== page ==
The MSCI World Index fell 2.5 percent at 1:54 p.m. in New York after the Nikkei sank 10.6 percent to the lowest since April 2009. The Standard & Poor's 500 Index tumbled 1.6 percent after losing as much as 2.7 percent. Ten-year Treasury yields slid seven basis points to 3.28 percent. The Swiss franc rose against all 16 major peers, climbing to a record against the dollar. Oil lost 2.7 percent to $98.44 a barrel.

Credit-default swaps insuring Japanese debt climbed to a record earlier as Tokyo Electric Power Co.'s damaged nuclear power plant was rocked by two explosions today as workers struggled to avert a meltdown in the wake of last week's earthquake. Equities also dropped as Saudi Arabian troops moved into Bahrain with a regional force in the first cross-border intervention since uprisings swept through parts of the region.

"It's effectively a retreat from risk assets after a long period of running towards risk," said Michael Vogelzang, who helps manage $1.7 billion as president and chief investment officer at Boston Advisors in Boston. "The situation in Japan has clearly deteriorated and the economic and financial impact is unknown, and that's why the market is selling off. We don't know what the lack of investor confidence in Japan means for the U.S. and the world."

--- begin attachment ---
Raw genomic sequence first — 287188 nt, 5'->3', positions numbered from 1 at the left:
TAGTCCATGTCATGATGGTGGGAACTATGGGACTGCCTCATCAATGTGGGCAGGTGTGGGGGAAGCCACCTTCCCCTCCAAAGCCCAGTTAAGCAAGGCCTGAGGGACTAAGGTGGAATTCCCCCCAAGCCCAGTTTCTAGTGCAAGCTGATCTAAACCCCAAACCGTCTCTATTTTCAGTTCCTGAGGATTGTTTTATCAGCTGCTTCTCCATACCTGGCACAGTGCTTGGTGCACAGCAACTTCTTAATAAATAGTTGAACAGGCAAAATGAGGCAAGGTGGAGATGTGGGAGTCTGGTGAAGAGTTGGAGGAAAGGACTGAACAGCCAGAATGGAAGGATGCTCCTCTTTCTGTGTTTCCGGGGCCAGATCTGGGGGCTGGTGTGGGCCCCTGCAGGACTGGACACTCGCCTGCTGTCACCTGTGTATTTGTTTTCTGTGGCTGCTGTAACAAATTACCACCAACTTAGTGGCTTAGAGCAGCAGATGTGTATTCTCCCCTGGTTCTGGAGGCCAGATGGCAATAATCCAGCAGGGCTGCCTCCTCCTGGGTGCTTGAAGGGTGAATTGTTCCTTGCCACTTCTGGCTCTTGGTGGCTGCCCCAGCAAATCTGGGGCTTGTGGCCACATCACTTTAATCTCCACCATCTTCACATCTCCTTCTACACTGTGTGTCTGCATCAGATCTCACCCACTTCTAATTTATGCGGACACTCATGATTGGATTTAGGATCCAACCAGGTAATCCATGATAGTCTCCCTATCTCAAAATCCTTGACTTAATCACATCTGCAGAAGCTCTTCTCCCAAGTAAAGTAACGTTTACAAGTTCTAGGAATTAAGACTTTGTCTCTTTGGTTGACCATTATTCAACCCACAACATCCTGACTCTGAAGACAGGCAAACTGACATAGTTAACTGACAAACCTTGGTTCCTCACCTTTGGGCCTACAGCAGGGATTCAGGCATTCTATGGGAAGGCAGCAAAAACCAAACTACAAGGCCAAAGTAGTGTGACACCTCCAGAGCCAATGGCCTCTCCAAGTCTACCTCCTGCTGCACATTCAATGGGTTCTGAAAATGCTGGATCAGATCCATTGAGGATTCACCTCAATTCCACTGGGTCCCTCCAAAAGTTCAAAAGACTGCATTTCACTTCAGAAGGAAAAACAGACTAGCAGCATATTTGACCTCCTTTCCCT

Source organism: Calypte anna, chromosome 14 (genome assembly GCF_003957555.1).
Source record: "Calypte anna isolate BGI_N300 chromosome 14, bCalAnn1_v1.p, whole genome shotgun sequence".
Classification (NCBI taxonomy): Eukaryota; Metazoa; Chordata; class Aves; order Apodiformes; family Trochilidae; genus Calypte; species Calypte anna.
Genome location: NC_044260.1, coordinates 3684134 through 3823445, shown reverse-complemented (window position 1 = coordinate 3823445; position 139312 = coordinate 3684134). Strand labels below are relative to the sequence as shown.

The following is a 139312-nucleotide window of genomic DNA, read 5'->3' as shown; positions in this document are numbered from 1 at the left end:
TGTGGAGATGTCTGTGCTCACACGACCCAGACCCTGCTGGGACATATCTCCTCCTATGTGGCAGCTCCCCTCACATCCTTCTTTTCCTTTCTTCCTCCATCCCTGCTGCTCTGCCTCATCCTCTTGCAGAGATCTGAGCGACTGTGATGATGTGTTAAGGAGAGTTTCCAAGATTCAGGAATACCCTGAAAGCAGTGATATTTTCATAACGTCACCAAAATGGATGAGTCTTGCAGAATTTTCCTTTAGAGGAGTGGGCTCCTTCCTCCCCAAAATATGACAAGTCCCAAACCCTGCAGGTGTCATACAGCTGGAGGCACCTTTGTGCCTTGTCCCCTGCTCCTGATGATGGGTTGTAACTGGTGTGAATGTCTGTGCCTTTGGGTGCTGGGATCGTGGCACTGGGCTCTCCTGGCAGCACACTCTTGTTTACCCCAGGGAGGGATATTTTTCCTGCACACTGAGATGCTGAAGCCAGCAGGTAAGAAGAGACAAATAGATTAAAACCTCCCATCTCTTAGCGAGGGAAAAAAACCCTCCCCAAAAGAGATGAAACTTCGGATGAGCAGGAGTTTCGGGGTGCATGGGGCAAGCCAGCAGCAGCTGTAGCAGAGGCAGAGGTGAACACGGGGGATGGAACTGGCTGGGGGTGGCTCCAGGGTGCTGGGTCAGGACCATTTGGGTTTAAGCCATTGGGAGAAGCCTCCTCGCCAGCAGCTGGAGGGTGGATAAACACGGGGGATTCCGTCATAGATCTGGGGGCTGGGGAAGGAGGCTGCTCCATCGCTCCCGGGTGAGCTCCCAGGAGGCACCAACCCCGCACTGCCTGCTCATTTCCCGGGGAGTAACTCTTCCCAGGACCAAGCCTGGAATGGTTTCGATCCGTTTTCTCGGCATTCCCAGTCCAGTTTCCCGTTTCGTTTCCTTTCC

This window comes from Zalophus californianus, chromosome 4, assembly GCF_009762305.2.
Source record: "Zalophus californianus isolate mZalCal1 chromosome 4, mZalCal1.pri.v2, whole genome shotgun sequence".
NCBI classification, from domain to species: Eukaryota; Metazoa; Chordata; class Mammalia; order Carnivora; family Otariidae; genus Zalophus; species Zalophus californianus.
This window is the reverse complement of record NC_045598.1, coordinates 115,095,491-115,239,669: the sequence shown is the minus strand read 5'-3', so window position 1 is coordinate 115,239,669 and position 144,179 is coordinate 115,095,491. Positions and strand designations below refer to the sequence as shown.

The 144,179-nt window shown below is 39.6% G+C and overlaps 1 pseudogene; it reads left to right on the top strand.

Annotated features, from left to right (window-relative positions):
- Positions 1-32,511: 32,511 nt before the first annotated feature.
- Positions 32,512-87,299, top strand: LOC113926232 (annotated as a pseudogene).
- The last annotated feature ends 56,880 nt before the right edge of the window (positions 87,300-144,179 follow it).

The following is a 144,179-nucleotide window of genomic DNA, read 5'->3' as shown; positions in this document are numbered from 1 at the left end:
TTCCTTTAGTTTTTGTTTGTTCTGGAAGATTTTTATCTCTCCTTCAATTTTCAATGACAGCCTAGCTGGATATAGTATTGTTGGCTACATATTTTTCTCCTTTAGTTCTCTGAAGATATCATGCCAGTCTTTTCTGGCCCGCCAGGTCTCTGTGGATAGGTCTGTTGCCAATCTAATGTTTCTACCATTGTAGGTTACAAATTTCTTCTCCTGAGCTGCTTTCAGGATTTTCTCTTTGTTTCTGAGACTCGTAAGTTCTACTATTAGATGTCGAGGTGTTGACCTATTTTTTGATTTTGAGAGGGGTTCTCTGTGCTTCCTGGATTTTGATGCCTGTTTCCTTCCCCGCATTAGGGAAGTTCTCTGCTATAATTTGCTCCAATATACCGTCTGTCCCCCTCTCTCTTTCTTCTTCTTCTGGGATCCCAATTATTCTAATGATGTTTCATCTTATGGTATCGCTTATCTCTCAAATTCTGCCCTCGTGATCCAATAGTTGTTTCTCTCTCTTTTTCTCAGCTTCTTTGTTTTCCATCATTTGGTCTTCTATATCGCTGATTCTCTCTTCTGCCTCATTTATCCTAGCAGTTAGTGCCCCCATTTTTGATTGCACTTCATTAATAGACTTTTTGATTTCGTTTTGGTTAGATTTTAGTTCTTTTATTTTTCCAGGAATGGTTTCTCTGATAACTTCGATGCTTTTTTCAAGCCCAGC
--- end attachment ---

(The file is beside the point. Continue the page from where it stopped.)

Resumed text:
Biggest Drop

The Nikkei 225's one-day drop was the biggest since October 2008 and extended its two-day slide to 16 percent. South Korea's Kospi Index sank 2.4 percent, the most in four months, while Taiwan's Taiex Index retreated 3.4 percent, the most since February 2010.

Credit-default swaps on Japan's government debt soared 23 basis points to 118.5 after reaching a record 122.3, according to CMA, and Tokyo Electric's jumped 224.2 basis points to 373.5, up from 40.5 on March 11.

Trading in a U.S. exchange-traded fund linked to Japanese stocks shows investors expect shares in the world's third- largest economy to rebound when trading there resumes. The iShares MSCI Japan Index Fund tracking 323 securities fell 2 percent to $9.85 after earlier reaching $9.24, its lowest intraday level since July. That compares with the 9.1 percent plunge in the MSCI Japan Index earlier, data compiled by Bloomberg on

Japan nuclear update